During its field visit to the town of Paoua in February 2014, IDMC witnessed the kind of convergence of various displacement dynamics that is likely to be replicated in provinces across CAR. IDMC interviewed IDPs who were displaced from their homes in Ouham-Pende and Ouham provinces to Paoua in March and April 2013, as well as another wave of IDPs who arrived in Paoua, including people from Bangui, starting December 2013. Some of these IDPs were occupying houses that they had found deserted when they arrived. This might give rise to tensions once the owners return from displacement. Many IDP interviewees in Paoua had not received any, or only very modest, humanitarian aid. Unable to continue their normal activities, they were relying on their host families' resources. Their stocks had been depleted, leaving both IDPs and host families in need of assistance.
Some of those who had fled Paoua around August and September 2013 have recently returned home and told IDMC they need support restarting their livelihoods. At the time of IDMC’s visit, some CAR refugees – either residents of Paoua or people who had become IDPs there – started timid and temporary returns from Chad (predominantly men without their families) to check on the security situation and their belongings. In the sub-prefecture of Paoua, displacements into the bush happened in several waves in 2013 (IDMC interview, February 2014). Longer term IDPs, new IDPs, returning IDPs and returning refugees all have very different needs. It will not be possible to address them without better understanding of displacement patterns and greater field presence of response organisations.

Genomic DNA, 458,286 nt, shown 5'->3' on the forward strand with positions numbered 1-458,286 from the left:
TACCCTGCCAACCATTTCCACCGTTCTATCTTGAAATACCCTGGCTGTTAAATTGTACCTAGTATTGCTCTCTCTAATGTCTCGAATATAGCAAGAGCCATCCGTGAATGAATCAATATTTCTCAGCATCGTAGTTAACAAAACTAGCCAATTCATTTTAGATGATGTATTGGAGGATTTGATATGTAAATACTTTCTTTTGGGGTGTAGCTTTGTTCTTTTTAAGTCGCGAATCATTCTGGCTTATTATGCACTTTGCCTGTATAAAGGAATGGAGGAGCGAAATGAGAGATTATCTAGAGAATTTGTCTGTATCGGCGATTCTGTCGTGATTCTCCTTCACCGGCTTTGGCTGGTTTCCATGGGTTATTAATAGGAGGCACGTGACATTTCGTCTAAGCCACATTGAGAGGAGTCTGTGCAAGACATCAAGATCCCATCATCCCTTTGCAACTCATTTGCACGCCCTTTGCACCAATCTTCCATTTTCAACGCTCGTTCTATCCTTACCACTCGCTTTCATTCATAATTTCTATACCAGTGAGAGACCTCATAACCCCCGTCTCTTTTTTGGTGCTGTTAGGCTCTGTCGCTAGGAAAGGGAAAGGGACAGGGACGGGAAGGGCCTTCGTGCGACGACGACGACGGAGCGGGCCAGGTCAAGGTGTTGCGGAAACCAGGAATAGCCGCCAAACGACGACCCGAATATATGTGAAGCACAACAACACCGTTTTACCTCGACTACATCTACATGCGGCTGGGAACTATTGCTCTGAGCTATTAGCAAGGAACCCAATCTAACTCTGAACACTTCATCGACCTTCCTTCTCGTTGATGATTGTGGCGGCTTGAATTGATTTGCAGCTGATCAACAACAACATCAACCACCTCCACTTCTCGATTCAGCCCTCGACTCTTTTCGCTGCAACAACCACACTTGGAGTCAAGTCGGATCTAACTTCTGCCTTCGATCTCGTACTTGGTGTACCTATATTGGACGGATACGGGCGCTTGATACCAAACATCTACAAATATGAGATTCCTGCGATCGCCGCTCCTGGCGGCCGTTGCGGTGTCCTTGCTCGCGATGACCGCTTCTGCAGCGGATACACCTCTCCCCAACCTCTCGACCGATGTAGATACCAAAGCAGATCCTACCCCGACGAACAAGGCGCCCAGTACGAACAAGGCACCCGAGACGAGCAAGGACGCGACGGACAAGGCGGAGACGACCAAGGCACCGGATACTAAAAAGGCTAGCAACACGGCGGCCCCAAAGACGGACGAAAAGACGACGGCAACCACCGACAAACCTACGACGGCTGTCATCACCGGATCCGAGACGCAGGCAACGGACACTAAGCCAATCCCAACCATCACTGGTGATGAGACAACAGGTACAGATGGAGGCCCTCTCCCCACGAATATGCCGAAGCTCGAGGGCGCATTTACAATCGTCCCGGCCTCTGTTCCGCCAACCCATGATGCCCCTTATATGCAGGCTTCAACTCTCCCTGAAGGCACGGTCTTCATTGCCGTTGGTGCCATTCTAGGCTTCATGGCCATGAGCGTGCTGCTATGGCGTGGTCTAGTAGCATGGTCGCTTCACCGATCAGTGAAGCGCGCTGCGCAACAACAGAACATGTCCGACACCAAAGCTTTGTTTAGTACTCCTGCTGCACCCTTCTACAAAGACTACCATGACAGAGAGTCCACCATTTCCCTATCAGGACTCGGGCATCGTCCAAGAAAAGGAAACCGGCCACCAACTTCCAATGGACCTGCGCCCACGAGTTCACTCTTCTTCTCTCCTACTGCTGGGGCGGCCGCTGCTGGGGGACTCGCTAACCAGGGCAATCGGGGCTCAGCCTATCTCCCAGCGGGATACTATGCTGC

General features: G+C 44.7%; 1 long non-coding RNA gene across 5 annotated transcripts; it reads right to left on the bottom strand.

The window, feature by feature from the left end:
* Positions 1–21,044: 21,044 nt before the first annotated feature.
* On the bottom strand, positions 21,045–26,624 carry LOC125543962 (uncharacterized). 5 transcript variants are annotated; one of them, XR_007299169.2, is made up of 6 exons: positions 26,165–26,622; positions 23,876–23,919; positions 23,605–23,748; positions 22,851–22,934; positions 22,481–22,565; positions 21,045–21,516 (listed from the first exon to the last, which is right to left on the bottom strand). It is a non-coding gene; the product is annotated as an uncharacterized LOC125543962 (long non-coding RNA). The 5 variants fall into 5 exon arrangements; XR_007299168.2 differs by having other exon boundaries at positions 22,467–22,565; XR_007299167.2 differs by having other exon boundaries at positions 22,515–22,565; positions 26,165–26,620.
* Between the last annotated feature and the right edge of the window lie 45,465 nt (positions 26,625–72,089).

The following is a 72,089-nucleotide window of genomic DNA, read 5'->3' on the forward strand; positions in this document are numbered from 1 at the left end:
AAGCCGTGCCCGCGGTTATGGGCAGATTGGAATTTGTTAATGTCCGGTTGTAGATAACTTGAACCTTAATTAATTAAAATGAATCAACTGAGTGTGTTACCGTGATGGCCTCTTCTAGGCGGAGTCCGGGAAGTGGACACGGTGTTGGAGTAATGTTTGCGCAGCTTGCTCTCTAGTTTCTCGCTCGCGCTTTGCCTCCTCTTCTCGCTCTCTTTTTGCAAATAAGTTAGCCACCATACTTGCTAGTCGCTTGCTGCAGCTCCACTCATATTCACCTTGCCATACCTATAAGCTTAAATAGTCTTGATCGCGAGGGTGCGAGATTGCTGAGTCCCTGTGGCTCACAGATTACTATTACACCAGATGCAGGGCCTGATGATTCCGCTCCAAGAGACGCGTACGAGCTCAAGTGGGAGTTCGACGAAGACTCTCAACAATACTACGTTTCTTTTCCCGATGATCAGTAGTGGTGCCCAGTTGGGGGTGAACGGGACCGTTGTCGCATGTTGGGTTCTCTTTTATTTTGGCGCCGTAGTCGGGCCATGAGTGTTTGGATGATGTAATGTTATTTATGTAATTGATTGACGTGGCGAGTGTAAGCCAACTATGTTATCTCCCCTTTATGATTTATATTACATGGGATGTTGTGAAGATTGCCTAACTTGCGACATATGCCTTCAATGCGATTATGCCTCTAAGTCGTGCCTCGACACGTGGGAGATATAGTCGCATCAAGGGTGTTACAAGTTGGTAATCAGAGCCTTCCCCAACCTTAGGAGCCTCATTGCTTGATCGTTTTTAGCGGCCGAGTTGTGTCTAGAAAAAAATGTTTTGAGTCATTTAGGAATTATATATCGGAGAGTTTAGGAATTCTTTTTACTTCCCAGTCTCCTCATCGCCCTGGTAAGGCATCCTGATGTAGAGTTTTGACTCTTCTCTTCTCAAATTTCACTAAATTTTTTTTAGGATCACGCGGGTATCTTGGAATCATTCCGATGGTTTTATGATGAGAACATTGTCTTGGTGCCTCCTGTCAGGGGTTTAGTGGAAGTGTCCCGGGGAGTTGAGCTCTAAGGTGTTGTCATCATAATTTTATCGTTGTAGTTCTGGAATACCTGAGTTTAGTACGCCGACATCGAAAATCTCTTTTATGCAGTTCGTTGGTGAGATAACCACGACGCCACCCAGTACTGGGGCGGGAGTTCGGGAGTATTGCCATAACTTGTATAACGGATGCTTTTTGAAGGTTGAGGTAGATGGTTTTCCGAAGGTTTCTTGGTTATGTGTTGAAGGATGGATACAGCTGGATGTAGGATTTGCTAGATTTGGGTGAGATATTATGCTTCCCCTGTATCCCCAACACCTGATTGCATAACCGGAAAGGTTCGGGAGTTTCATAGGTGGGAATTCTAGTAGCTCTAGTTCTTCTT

The government, local authorities and the international community have the enormous challenge of addressing the immediate needs of people affected by displacement both in and outside Bangui – including by facilitating access to food, health services, sanitation, shelter and education and providing protection. Actors need to factor in IDPs and returnees’ longer-term needs and start addressing them now in order to support durable solutions in the long-term. This will require:
- providing people with secure tenure of land and houses they own and rent
- ensuring they are able to obtain civil documentation
- facilitating resumption of provision of basic services
- restoring security and providing policing
- creating an accountable justice system able to resolve grievances and end impunity.
It is important that interventions are guided by do-no-harm principles. The focus must be on promoting social cohesion so as to ease existing tensions between communities. These are monumental challenges, but they are not impossible if there is adequate support from the international community for the work of the CAR authorities and international, humanitarian and development organisations as well as the local civil society.
As of mid-March 2014 the funding response to the CAR Strategic Response Plan 2014 remains poor – only 19 per cent coverage of the humanitarian requirements per sector identified by the United Nations (Financial Tracking Service OCHA, 14 March 2014). Many donors are yet to fulfil pledges they made at a donor funding conference in Brussels in January (Oxfam et al., February 2014). Most funds have been allocated to UN agencies or to the International Committee of the Red Cross (ICRC) (Oxfam et al., February 2014; IDMC interviews, February 2014). However, there are competent international non-government organisations (INGOs) already operational and others are arriving. In order that all stakeholders can cooperate to successfully plan and implement appropriate response strategies funding must be more predictable and sustainable.